Love overcomes any obstacle and pays whatever price necessary for the beloved.
Today’s reading: Song of Solomon 1-3; 2 Corinthians 12
8 The voice of my beloved! Behold, he comes, leaping over the mountains, bounding over the hills. Song of Solomon 2:8
15 I will most gladly spend and be spent for your souls. 2 Corinthians 12:15a
Over the centuries, there have been various allegorical interpretations set forth about the Song of Solomon which attempt to minimize the impact of the obvious sensual language here. It is widely held among evangelical scholars today that the poem clearly speaks of the beauty of sexual love between a man and woman in the context of marriage. While sex has been and is abused and misused by humanity the world over, nevertheless, when experienced within the boundaries set by God’s law, it is honorable and God-glorifying (Hebrews 13:4). Paul’s comparison of the relationship of Christ and the Church to that of the relationship between a groom and bride does not denigrate the former relationship, but, rather, ennobles the latter (Ephesians 5:22-33).
Song of Solomon speaks poignantly to the intense attraction and desire between a man and a woman in love. Here this attraction is not degraded or sinful but exalted and celebrated. We ought never to jump to an allegory to hide the original message of the honor of human love and the sexual relationship between a husband and wife. The beloved revels in hearing her lover’s voice. Her joy is palpable as she anticipates his arrival. He leaps over mountains and bounds over hills to get to her. His love is unstoppable.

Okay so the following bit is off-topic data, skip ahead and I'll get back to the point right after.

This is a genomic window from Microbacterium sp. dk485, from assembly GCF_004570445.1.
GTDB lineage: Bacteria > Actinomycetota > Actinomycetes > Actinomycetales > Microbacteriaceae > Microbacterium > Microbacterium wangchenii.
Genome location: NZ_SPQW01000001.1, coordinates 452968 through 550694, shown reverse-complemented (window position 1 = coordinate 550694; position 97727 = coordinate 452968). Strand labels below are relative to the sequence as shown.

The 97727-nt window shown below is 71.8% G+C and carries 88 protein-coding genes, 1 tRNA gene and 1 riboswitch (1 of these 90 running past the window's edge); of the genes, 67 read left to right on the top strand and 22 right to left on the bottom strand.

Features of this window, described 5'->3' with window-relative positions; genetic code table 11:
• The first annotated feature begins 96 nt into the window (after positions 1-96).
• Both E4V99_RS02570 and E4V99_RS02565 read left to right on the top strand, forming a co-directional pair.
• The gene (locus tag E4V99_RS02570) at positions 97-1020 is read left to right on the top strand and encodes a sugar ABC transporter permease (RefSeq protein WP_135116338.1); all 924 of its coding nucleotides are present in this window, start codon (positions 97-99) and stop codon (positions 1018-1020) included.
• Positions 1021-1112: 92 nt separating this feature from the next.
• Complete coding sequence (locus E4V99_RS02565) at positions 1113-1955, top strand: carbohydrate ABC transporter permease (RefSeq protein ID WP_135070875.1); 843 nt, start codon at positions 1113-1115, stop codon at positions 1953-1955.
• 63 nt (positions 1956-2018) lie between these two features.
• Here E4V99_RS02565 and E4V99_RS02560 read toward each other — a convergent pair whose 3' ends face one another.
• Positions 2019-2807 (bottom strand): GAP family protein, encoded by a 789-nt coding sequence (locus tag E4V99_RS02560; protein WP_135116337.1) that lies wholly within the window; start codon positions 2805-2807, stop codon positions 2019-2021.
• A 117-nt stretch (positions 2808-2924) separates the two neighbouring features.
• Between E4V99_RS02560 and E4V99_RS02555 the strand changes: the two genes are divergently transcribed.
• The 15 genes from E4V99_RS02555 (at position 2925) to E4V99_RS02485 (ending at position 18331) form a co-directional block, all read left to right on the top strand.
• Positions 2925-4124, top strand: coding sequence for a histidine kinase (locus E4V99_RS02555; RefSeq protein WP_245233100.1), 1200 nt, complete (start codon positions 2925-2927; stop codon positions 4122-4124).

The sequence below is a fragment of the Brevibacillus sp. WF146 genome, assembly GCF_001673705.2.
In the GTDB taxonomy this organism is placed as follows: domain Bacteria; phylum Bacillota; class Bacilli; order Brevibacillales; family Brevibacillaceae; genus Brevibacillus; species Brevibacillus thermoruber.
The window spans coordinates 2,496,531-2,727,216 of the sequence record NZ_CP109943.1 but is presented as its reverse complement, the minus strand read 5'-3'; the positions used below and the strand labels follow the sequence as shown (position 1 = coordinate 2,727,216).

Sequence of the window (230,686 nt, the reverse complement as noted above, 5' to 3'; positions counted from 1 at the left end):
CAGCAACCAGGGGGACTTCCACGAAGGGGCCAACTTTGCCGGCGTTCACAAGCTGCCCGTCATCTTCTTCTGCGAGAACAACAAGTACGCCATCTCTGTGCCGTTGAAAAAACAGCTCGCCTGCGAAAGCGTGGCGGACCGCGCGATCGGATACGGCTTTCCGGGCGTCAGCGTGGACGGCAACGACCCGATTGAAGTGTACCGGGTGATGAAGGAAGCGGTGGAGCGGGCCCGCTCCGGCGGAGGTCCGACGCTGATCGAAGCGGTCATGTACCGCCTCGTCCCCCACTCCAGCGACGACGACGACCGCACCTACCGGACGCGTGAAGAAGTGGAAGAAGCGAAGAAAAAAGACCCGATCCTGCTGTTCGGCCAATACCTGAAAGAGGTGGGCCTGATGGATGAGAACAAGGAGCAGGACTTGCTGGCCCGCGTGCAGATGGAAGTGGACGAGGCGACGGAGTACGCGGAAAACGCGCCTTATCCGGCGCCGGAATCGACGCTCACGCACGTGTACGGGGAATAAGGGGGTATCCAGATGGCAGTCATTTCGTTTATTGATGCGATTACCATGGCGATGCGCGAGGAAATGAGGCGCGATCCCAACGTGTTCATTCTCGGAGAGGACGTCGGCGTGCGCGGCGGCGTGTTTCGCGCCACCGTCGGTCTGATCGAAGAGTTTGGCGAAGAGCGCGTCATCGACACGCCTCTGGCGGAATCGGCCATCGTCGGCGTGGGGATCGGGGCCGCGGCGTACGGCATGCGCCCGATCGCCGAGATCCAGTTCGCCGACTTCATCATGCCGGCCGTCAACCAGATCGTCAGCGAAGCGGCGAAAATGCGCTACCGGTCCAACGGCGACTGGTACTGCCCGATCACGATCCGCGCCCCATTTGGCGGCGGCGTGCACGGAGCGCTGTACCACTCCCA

Paul looks at the Church with the same longing that a bridegroom has for his bride. He is jealous for the Corinthian congregation as she seems to be on the verge of being seduced away from a “sincere and pure devotion to Christ” by “super-apostles” (2 Corinthians 11:2-5). He has been making his case against these usurpers showing his own devotion to the Lord and to them. Though Paul is merely a messenger of Christ, he loves the Church on behalf of Christ. He loves whom the Lord loves, His elect people. So in showing that his ministry is authentic and reliable, he enumerates how he has and will pay a price to serve them in the gospel. “I will most gladly spend and be spent for your souls,” he tells them. He pours himself out for them, and he does it joyfully, wholeheartedly.
If you are married, take time to consider how your marriage is reflecting the godly love and commitment of Christ to the Church. Whether you are a married or a single believer, think about the price Christ paid for your soul because of His unstoppable love for you.